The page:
It may be possible to avoid rhinotomy and instead use an alternative technique such as endoscopy. This is especially relevant for the removal of foreign bodies or the harvesting of biopsy samples for analysis.
All surgery carries a risk, and ventral rhinotomy is no different. In this case, heavy hemorrhage is a recognized complication, and so provision should be in place to cope with such an eventuality.
In the long term, complications can arise such as a failure of the mucoperiosteum to heal, leading to the formation of a fistula between the mouth and the nasal cavity. This then allows food to pass up into the nose where it creates a nidus for infection.
Given a dog's nature drive to sniff, it is difficult to prevent conditions such as aspergillosis or inhaling a foreign body. If you become suspicious your dog has something stuck up their nose, seek help from a veterinary professional. It is often possible to remove grass awns with special forceps, if they are identified before tracking deeply into the nasal cavity.
However, nasal cancer can be a sequelae of inhaling second hand cigarette smoke, so people should refrain from smoking when in the same airspace as the dog.
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My dog presented nasal inflammation, reverse sneezing and discharge from one nostril and was treated with antibiotics and anti inflammatories. It helped but didn't cure. It spread to the other nostril and then eventually to both. Snout is warm but no swelling; another round of antiobiotics seemed to help discharge but pet is beginning to show signs of behaviorial distress. No fever; bloodwork good. Is the next step this procedure or is there a less invasive treatment to find out what's going on in her nasal cavity?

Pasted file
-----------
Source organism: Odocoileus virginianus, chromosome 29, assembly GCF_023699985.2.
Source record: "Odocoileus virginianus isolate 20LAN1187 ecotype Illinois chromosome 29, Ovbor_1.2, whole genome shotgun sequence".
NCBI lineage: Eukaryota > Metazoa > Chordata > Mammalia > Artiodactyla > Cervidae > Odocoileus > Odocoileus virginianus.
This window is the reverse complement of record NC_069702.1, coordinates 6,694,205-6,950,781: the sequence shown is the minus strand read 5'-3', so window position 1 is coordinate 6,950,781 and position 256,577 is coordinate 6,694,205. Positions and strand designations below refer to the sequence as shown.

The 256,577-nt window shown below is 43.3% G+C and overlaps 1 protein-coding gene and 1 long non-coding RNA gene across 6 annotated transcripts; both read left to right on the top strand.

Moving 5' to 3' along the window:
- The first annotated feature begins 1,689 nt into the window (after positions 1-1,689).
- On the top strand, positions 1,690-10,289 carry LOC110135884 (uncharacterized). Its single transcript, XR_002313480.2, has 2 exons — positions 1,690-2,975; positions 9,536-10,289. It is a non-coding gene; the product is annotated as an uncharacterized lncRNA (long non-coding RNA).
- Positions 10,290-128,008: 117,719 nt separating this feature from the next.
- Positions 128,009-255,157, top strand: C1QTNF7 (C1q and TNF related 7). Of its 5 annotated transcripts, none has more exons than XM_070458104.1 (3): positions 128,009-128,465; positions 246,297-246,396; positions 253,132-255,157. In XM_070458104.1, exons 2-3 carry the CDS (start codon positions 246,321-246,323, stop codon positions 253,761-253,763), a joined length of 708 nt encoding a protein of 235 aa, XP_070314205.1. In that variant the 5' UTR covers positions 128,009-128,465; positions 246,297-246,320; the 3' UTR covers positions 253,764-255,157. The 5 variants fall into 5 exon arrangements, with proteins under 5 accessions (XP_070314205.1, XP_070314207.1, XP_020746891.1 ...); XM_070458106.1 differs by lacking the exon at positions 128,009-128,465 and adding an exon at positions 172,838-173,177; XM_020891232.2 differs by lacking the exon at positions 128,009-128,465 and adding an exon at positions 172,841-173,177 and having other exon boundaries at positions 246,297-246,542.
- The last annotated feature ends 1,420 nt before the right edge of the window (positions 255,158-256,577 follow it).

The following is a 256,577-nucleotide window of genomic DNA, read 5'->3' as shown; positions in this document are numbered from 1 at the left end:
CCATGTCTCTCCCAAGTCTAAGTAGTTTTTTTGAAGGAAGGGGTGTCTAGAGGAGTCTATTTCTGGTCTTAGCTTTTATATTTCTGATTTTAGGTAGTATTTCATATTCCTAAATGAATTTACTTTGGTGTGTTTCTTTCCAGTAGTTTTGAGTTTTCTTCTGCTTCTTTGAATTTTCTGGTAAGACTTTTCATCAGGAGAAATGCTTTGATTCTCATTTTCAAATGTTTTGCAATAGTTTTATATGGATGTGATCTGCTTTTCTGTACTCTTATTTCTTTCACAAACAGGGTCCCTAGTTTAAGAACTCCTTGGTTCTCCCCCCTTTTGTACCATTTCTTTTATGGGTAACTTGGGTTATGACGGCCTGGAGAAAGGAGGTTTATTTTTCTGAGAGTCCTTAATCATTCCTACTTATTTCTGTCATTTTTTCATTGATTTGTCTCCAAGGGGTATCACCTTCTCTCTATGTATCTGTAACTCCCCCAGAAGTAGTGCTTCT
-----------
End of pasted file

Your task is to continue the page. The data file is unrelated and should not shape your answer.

Dec. 16, 2017
Dr. Michele K. DVM
Debra, thank you for contacting us about Bella. I'm sorry that she is going through this. I think the answer to your question depends on the skill level of your veterinarian and the equipment available. A ventral rhinotomy will certainly provide a solid sample of tissue to biopsy, and allows for the nasal passages to be 'cleaned out', and tissue or foreign body debris removed, physically. There are side effects to this procedure, however, post-operatively, and it is a fairly invasive procedure. Other alternatives that might be considered, depending on the severity of the nasal disease, might include an endoscopic biopsy if that equipment is available, or nasal hydro-flushing to collect cell samples. Both of these techniques have the downside of providing a much smaller tissue sample and possibly missing the actual lesion that is causing this problem, but they are less invasive. It seems at this point you need to have a conversation with your veterinarian about risks/benefits of the procedure and alternatives - since I haven't examined Bella, your vet is in the best position to have that conversation. A 2nd opinion is always another alternative. I hope that you are able to get answers, and that Bella is okay.
Dec. 16, 2017